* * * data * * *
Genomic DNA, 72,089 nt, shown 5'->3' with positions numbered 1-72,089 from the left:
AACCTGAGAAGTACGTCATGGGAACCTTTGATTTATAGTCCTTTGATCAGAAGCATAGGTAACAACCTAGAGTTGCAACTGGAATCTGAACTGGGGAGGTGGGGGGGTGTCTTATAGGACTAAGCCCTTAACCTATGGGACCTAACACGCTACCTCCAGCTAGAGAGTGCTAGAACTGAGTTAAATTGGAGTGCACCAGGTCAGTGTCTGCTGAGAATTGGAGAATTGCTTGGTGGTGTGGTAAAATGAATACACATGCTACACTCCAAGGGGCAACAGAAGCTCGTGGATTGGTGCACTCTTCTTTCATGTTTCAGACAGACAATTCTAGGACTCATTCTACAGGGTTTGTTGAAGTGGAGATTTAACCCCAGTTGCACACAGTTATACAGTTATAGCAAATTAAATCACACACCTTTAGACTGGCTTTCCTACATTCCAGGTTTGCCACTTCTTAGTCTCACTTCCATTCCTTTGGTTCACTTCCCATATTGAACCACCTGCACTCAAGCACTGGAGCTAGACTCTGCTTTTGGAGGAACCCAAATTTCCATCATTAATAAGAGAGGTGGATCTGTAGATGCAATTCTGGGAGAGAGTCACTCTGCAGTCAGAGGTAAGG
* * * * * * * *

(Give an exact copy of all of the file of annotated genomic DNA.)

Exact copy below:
Genomic DNA, 72,089 nt, shown 5'->3' with positions numbered 1-72,089 from the left:
AACCTGAGAAGTACGTCATGGGAACCTTTGATTTATAGTCCTTTGATCAGAAGCATAGGTAACAACCTAGAGTTGCAACTGGAATCTGAACTGGGGAGGTGGGGGGGTGTCTTATAGGACTAAGCCCTTAACCTATGGGACCTAACACGCTACCTCCAGCTAGAGAGTGCTAGAACTGAGTTAAATTGGAGTGCACCAGGTCAGTGTCTGCTGAGAATTGGAGAATTGCTTGGTGGTGTGGTAAAATGAATACACATGCTACACTCCAAGGGGCAACAGAAGCTCGTGGATTGGTGCACTCTTCTTTCATGTTTCAGACAGACAATTCTAGGACTCATTCTACAGGGTTTGTTGAAGTGGAGATTTAACCCCAGTTGCACACAGTTATACAGTTATAGCAAATTAAATCACACACCTTTAGACTGGCTTTCCTACATTCCAGGTTTGCCACTTCTTAGTCTCACTTCCATTCCTTTGGTTCACTTCCCATATTGAACCACCTGCACTCAAGCACTGGAGCTAGACTCTGCTTTTGGAGGAACCCAAATTTCCATCATTAATAAGAGAGGTGGATCTGTAGATGCAATTCTGGGAGAGAGTCACTCTGCAGTCAGAGGTAAGG